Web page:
As visitors walked in through the main entrance of the Tzu Chi Festive Charity Fair, they were greeted by a variety of fresh flowers in an array of colours.
“Many people came to the fair early in the morning to buy the flowers. Orchids are the most popular and saleable variety,” commented Tzu Chi volunteer Shen Seng Ping.
Shen had been in charge of the flower stall at the Charity Fair for three years. After the fair ended, he and other members of the Tzu Chi Entrepreneurs’ Association served as delivery men, transporting flowers to customers who ordered them.
Organized by Tzu Chi Merit Organization (Singapore), the annual Festive Charity Fair was held on 14th and 15th January this year in the open field next to Pasir Ris MRT station. Apart from a wide variety of tasty vegetarian fare, CNY goodies, and fresh flowers, also available was a selection of bags made by residents of Tacloban City in the Philippines.
Affordable Western Vegetarian Delicacy
One of the vegetarian food stalls at the Charity Fair was “Casa de Funghi”, which sold baked Portobello mushrooms with basil, a Western delicacy. The stall holder is Tzu Chi volunteer leader Joyce Goh, a professional chef and a former Culinary Arts instructor at Temasek Polytechnic.
“Vegetarian food often gives people an impression that it is unhealthy as they thought that it’s mostly mock meat made of gluten,” said Goh.
She hoped that the healthy and tasty mushroom dish she had devised would change the general impression people have of vegetarian food and encourage more to go vegetarian. She even printed out the recipe in English and Chinese and displayed it at the front of the stall. With the help of fellow volunteer Zhong Li Juan, Goh gave two half-hour cooking demos a day to show how the dish was prepared.
In a show of support for the Charity Fair, Bhante K Gunaratana, a Dharma master from Sri Lanka who has lived in Singapore for more than 30 years, specially made some unique Sri Lankan vegetarian food to be sold at the fair, to contribute to the fund-raising effort.
French national J.L Charrier, a colleague of Tzu Chi volunteer Chen Bi Hui, shared that he liked the fair very much and was impressed with how clean the venue was, thanks to the volunteers who went on rounds to pick up litter on the ground and to clear the tables. He also praised Tzu Chi for successfully implementing recycling efforts at such a large-scale event and shared that he also sorts out his trash at home for recycling purpose.
Holding placards in their hands, Tzu Chi’s collegiate volunteers and students from its teenager class went around the fair venue to promote zero food waste. Volunteers also promoted the Ethical Eating Day 111 campaign to go vegetarian for a day on 11th January 2018, and their effort inspired 204 people to pledge their support.
Loving Contributions from Home and Afar
Another highlight of the Charity Fair was a stall selling bags made by residents of Tzu Chi Great Love Village in Tacloban, Philippines. These residents are survivors of Super Typhoon Haiyan who currently reside in temporary housing provided by Tzu Chi.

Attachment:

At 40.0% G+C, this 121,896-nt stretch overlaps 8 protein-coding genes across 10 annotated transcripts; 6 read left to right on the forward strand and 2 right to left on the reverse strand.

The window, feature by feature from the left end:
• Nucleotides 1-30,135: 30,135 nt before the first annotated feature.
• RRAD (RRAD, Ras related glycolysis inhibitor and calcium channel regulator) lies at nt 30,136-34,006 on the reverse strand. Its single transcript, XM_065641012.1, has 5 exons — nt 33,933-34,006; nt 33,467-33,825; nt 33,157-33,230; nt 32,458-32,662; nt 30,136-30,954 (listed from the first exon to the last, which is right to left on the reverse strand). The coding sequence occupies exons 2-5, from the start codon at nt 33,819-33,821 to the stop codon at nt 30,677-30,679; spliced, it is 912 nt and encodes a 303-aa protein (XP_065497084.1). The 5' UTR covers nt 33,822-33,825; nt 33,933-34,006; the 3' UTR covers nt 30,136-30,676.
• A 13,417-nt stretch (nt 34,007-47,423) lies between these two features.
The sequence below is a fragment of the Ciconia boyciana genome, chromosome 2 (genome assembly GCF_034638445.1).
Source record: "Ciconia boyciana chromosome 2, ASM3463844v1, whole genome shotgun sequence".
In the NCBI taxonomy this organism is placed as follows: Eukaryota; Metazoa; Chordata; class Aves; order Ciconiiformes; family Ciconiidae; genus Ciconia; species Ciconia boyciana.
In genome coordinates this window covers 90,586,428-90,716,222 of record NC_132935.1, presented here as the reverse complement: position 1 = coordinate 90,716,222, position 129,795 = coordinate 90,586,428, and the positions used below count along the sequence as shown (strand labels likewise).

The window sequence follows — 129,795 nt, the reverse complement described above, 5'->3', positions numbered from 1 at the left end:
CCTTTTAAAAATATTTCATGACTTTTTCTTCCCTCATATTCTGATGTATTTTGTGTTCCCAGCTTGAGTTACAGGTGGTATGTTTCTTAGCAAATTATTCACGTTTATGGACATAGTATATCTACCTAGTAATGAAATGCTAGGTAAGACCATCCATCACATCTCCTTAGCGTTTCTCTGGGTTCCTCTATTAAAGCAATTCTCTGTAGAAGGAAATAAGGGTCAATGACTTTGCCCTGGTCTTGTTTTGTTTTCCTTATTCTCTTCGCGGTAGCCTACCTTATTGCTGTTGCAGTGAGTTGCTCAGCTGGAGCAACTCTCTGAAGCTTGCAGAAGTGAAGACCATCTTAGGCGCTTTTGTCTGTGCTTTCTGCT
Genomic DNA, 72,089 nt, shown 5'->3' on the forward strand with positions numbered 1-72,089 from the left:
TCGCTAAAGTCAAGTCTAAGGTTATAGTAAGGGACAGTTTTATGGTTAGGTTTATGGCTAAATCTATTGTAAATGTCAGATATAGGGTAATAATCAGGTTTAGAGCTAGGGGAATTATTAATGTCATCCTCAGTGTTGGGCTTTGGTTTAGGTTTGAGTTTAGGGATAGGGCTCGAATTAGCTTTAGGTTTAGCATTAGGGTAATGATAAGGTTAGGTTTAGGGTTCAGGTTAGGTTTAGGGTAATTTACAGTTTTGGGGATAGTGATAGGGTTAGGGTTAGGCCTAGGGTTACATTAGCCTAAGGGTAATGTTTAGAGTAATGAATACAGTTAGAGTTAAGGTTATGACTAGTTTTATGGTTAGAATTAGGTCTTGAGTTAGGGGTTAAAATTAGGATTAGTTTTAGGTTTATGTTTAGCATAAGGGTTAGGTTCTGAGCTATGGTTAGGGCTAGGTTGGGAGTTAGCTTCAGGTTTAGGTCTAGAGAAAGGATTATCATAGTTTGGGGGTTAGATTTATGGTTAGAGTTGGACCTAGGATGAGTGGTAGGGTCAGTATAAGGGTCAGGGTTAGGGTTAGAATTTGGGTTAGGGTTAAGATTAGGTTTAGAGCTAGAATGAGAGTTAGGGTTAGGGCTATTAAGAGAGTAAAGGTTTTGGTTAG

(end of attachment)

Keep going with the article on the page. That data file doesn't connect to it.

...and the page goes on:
Tzu Chi volunteer Lin Guo Quan, together with a few of his businessmen friends, visited the Tzu Chi Great Love Village in Tacloban last year, and came out with an idea of helping the typhoon survivors – they flew back to the city in the Philippines to purchase the handmade bags and resell them at the fair. The sales of the bags not only went towards helping the needy in Tacloban but also helped support Tzu Chi’s charity programmes in Singapore.
There was even a Filipino couple who helped promote the bags at the fair. They are Tzu Chi volunteers in the Philippines and had come to Singapore to visit their relatives. After learning that Tzu Chi was going to hold the Charity Fair, they specially extended their stay to help out at the event.
“The drawings are really beautiful!” exclaimed some of the fair’s attendees who were impressed and delighted upon seeing the colourful paintings done by two art teachers and a few of their students from the Tzu Chi Continuing Education Centre. These “artists” were stationed near the booth selling Jing Si products, and those who had bought the reusable cups and bowls at the booth could have the utensils turned into works of art with the free art services.
Among the volunteers helping out at the fair was Mr Ye, the brother of one of Tzu Chi’s aid recipients. He works as a taxi driver and specially took half a day off to help sell cakes at the fair, hoping to repay Tzu Chi for the aid and care it gave to his family.
For many years, he has been taking care of his sick wife and sister as well as his elderly father. This has taken a toll on him physically and emotionally, and left him financially drained. Last year, his family started receiving aid from Tzu Chi, which helped alleviate his financial burden.
Mr Ye also watches Tzu Chi’s Da Ai TV programmes and listens to Master Cheng Yen’s Dharma talks. Inspired and touched by the Master’s aspiration to work for Buddhism and for all living beings, he hopes to do what he can to help others in need, too.
“In life, we must give with love so as to bring about a continual cycle of love in this world,” said Liang Jia Jian, one of the first recipients of the Tzu Chi ‒ SMU (Singapore Management University) Bursary. The monthly visits by caring Tzu Chi volunteers warmed his heart, and the tall, young man seized every opportunity to help out at the Charity Fair, washing dishes with his back bent and a happy smile on his face.
The two-day Charity Fair was made possible by the united efforts and kind hearts of many people, who all worked joyfully to usher in the Year of Rooster with goodwill and blessings.